St Thomas, Holtspur - the early years
If you visited Holtspur in the early 1930s you would have found three farms situated along Holtspur Top Lane and very little else. Development was only just beginning and houses began to be built from what is now the Harvester (originally the Kings’ Head ) up to and including Holtspur Close and Ivins Road on both sides of the lane, along with a couple of shops and a garage on the opposite corner to the Kings Head. Many of these original houses are still there. However, towards the end of the war a small number of prefabs were built in Mayflower Way (these were replaced in the early sixties by houses and flats) which already had a couple of houses built at the end of it. This small community was in the ecclesiastical Parish of Wooburn, although there appears to be no Holtspur people on the Wooburn parish register and, in fact, the area was served by the Reverend Roulth, Rector of Beaconsfield.
A little wooden church
Several far-sighted people began to realise that this area would continue to grow as the war ended and more homes were needed. The churches at Beaconsfield and Woburn were a considerable distance for many people to travel, remembering that private cars were not readily available due to petrol rationing and the buses were few and far between, especially on a Sunday.
Despite the austerity and shortages at the end of the war, the residents of Holtspur started a Church Fund, subscriptions were invited, fund raising events took place and donations were encouraged. But where to build the church in what was still a rural area? The chosen site was in Mayflower Way and adjacent to the footpaths that led to the station and the new town. The land was rented from Lord Burnham at a peppercorn rental of ten shillings (50p) a year. The original wooden church, which seated 80 people, was erected in 1949 at a cost of £1000 by volunteers led by Mr S Strickland. It was decided to call it St Thomas as the joining of Holtspur to the parish of Beaconsfield took place on St Thomas’ day (21st December) and the first service was held on the 20th December 1949. Although the building was primarily a church, the need for a community hall was soon apparent and the new church took on this role as well.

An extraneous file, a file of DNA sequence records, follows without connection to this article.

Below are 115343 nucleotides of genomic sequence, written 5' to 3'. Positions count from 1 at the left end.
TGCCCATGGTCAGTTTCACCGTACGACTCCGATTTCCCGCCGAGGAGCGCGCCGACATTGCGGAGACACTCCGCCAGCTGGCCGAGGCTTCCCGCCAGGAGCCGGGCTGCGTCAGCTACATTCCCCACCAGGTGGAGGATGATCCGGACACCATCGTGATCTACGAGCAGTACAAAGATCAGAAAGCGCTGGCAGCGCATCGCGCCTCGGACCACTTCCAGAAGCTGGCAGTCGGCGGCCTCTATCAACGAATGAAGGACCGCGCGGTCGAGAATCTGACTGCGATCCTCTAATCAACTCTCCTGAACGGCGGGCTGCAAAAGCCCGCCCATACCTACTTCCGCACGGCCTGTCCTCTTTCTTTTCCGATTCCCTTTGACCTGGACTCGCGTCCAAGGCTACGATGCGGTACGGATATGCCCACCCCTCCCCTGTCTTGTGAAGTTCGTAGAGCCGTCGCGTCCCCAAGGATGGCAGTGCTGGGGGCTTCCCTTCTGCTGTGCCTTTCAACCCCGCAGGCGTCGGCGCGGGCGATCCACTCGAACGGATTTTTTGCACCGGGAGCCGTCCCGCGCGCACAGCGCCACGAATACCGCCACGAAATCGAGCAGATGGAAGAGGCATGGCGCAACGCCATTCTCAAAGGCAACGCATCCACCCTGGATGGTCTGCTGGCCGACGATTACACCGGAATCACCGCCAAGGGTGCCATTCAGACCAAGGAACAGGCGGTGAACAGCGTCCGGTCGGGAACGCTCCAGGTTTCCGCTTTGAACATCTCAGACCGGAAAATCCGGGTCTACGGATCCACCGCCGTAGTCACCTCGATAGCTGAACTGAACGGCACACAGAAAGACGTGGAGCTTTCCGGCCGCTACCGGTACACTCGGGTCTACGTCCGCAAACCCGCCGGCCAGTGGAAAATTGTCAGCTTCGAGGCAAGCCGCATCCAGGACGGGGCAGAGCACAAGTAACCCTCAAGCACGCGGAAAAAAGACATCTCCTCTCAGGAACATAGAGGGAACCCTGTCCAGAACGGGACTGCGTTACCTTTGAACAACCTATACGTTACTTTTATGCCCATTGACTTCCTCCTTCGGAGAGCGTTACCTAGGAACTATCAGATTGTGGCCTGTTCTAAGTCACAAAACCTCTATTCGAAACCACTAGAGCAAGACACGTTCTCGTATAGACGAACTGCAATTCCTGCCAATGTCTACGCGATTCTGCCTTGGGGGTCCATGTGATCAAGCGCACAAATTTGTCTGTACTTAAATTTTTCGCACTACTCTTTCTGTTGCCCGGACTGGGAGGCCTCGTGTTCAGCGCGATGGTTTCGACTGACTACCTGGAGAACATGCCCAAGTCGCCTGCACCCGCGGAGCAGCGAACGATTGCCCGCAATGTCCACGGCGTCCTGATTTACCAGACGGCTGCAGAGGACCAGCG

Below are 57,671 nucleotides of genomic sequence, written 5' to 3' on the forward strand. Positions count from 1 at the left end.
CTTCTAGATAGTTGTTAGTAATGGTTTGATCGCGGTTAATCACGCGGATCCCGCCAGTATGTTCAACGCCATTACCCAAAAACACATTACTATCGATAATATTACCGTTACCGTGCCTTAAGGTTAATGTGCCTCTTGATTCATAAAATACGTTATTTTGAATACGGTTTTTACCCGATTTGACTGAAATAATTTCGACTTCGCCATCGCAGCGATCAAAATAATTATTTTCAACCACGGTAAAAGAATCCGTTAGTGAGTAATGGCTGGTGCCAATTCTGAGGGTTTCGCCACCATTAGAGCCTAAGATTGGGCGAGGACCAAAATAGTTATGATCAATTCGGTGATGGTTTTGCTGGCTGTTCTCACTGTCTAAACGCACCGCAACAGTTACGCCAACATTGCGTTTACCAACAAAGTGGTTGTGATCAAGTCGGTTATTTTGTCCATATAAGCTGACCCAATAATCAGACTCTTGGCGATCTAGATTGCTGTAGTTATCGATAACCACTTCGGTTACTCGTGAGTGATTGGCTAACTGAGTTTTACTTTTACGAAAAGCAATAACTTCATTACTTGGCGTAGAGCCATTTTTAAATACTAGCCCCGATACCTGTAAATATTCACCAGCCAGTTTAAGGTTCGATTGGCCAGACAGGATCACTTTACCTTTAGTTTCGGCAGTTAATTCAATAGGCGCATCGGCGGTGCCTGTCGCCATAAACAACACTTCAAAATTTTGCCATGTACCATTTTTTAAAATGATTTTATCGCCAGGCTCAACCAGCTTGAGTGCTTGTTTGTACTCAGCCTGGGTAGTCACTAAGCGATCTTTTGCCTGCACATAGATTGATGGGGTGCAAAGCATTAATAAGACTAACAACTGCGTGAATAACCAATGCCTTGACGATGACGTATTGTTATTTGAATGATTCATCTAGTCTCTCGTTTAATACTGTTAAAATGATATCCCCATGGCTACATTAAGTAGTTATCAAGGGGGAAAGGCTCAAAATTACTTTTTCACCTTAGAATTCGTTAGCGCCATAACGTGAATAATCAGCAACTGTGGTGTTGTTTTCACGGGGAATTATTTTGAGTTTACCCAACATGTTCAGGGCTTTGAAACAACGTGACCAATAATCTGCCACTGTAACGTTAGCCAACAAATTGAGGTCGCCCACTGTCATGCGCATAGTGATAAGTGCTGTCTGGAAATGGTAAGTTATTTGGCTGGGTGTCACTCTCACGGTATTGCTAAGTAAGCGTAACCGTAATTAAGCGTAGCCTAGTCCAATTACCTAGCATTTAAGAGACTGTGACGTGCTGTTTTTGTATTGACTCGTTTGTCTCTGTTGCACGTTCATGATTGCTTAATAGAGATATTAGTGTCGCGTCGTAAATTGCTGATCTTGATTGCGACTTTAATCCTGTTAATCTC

Need for a new church
As Holtspur grew in the 1950s the little wooden church did not have the same appeal to the new residents and the need for permanent brick built church was becoming urgent; the congregation was also beginning to outgrow the little church. In 1958 the land adjacent to the then church was finally purchased from Lawson Estates for a modest price and Lord Burnham donated the site on which the wooden church stood so that freeholds of both sites were conveyed to the Church Commissioners in 1959. The foundation stone for the new church was laid by Enid Lady Burnham on June 10th 1961 with the service of consecration conducted by the Rt. Rev Harry Carpenter, Lord Bishop of Oxford on December 21st 1961, St Thomas’ day. The marble altar, a gift from St Michael’s congregation was also consecrated as was the font, a gift from Holtspur Young Wives’. The new church seats 240 people and has a spire with a weather vane on the top.
Out of the ashes
The old wooden church continued to serve as a much needed church hall. However on a fine dry sunny Friday in July, a fire broke out, probably caused by an electrical fault, and totally destroyed the wooden building. A new St Thomas’ hall was built after an intensive money raising campaign and the opening ceremony was again on St Thomas’ day, December 21st 1970. The hall has been in regular use ever since, providing a welcome service to both the church and the community.
St Thomas Church stands today as a happy and united church, always ready to welcome visitors and newcomers, looking towards the future and whatever changes and developments are to come.
A longer version of this article can be seen by clicking the link below.